When it comes to managing big data, there are two competing schools of thought. One says that you should put all the information in a data lake, so you can magically find all these patterns to better serve customers, pitch products, and listen to market demand.
Privacy constraints mean that the size of your data lake should not be limitless.
The other school is more cautious. It points out that there are—and should be—tough privacy rules, and that if you’re going to keep lots of transactional data, you need to mask it and de-identify it. This is where we at Doculabs fall. You have to do a good job of screening, scrubbing, and masking data. The privacy issue is paramount.
Yes, it’s true that there’s lots of value to be had from historical data. But what if much of that information is poorly structured, for lack of a better word, garbage?
If you’re using artificial intelligence and looking for patterns from customer data, consider building a data warehouse from scratch. Use that aggregated, clean and scrubbed information to look for patterns.
Information governance and information security mean that you should build current, manageable data warehouses.
From our point-of-view keeping too much historical information is an information governance liability. Don’t suck it all in. Pay attention to your own policies for how long you should keep and dispose information—90 days, 180 days, however long you need to reduce your risk surface. You’ll still have enough data in you data warehouse to look for patterns.
Recently we were working with a large life insurance company that wanted to look at content, specifically at historic applications for life insurance for actuarial purposes that might be indicative of suicide. A very noble goal, indeed. Is there something that was overlooked, the company asked?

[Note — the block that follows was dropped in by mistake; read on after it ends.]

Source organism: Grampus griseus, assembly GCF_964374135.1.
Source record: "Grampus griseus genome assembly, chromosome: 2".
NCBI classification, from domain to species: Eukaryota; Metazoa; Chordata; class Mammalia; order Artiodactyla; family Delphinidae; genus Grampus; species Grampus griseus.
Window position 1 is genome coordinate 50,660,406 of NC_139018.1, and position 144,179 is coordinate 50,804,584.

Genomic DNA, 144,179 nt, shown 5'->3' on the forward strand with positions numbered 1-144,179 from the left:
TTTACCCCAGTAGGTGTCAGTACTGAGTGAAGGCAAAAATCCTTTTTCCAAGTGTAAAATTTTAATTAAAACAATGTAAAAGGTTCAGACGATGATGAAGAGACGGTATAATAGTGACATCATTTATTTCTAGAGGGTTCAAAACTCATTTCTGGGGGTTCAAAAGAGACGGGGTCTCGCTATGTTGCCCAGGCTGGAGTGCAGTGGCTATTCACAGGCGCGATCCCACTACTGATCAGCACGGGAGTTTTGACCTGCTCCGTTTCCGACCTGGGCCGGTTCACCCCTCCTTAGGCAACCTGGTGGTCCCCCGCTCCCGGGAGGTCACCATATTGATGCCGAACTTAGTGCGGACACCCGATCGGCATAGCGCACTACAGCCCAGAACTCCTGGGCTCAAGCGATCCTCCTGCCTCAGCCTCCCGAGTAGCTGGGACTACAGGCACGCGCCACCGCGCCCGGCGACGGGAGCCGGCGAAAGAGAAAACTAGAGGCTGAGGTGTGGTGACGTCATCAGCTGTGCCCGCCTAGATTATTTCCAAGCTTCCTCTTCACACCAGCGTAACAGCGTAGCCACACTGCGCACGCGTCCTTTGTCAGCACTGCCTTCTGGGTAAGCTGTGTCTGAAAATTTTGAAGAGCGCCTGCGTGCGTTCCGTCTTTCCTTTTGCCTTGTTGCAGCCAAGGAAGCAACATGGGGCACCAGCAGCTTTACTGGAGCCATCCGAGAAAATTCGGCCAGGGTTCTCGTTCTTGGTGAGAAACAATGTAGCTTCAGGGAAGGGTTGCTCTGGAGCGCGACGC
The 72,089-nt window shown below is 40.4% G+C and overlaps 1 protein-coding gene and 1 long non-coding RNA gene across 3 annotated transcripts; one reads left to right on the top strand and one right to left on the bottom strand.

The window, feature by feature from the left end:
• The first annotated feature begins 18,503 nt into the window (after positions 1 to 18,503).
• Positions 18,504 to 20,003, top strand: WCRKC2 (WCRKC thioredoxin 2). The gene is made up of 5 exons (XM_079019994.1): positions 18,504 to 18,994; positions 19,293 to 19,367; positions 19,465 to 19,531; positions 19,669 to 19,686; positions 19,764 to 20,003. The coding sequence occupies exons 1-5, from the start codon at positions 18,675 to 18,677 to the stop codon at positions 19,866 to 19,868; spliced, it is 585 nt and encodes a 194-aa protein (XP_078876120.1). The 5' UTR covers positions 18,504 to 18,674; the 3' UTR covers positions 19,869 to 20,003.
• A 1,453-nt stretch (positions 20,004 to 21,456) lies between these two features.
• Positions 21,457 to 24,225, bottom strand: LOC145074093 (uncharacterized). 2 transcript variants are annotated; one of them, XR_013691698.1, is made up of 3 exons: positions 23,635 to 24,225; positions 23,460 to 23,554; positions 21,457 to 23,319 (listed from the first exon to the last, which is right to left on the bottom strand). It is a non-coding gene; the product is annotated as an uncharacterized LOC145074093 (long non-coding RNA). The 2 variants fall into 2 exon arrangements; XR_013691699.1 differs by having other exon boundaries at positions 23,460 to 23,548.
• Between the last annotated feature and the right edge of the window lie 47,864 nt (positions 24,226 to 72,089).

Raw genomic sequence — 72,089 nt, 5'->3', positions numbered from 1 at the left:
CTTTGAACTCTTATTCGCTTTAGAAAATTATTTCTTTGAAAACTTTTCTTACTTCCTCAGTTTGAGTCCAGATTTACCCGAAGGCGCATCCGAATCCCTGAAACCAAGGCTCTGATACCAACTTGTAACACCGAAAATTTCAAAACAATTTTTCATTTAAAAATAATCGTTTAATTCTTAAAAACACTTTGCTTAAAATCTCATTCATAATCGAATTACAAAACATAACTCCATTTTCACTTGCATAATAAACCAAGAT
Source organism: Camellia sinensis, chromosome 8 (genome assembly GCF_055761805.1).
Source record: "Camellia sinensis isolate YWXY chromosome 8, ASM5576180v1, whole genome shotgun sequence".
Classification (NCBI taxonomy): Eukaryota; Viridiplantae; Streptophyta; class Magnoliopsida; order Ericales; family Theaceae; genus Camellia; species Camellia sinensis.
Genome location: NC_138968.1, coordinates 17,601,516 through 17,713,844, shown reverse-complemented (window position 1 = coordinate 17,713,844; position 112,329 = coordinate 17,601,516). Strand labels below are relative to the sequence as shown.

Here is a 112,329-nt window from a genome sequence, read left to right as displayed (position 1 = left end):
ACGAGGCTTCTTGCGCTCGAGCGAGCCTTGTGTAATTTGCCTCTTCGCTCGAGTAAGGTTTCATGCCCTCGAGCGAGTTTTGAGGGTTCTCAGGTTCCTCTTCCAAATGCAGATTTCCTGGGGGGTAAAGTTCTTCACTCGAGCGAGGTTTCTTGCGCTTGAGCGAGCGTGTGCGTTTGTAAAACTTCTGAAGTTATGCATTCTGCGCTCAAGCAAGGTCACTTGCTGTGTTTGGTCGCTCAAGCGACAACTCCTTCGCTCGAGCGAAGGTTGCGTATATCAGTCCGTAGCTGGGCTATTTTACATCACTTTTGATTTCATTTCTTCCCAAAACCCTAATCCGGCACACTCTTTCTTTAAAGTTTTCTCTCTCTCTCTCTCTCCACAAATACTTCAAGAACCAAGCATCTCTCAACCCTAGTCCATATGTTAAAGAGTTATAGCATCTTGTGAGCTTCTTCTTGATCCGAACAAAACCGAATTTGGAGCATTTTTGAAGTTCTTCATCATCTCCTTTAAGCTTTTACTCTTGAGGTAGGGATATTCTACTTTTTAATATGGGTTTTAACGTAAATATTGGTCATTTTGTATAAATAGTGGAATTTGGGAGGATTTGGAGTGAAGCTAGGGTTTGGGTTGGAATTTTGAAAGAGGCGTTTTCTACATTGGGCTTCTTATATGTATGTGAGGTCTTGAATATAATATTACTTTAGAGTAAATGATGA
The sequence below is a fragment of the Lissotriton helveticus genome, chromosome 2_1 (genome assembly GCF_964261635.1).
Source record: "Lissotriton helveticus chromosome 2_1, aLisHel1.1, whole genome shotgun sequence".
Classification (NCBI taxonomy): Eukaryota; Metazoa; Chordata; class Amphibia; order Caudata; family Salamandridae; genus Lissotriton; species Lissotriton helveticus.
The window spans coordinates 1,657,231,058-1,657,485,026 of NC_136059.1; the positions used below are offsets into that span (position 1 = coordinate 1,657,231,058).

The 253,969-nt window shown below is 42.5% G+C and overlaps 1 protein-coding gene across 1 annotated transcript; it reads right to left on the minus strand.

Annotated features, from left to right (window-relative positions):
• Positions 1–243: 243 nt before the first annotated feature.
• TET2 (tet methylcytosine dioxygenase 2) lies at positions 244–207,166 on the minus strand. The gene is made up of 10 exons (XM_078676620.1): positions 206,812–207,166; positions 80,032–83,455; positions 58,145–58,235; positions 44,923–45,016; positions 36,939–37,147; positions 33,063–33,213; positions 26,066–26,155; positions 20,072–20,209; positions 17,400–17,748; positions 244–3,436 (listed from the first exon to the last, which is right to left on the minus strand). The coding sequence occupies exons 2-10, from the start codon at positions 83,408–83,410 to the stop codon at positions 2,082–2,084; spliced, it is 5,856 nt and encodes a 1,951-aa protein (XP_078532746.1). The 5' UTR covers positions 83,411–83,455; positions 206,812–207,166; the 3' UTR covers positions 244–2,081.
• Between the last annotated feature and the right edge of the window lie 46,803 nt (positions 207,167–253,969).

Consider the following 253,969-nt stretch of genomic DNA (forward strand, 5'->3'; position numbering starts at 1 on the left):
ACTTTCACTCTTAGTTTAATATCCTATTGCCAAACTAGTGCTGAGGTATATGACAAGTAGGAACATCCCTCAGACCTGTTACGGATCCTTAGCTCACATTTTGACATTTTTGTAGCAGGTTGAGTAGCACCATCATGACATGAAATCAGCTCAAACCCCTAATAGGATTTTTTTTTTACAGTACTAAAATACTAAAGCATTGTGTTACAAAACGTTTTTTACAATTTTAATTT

So the company sucked in ten, 20 years of data extraction off their applications. The result: they found that they had a heck of a hard time with all that noise.
After this initial false start, the company decided to take a different approach. In essence they followed our philosophy. They started from scratch, looking for suicide risk from new applicants in a much more structured way. And the data they came up with was much more useful.
Aggregating “big data” has its advantages and liabilities. Often, only the benefits of analytics and insights are noted, but seldom is a more cautionary view also considered. In light the consumer protection and privacy regulations, firms should be sure to balance the sometimes competing requirements for collecting and disposing data.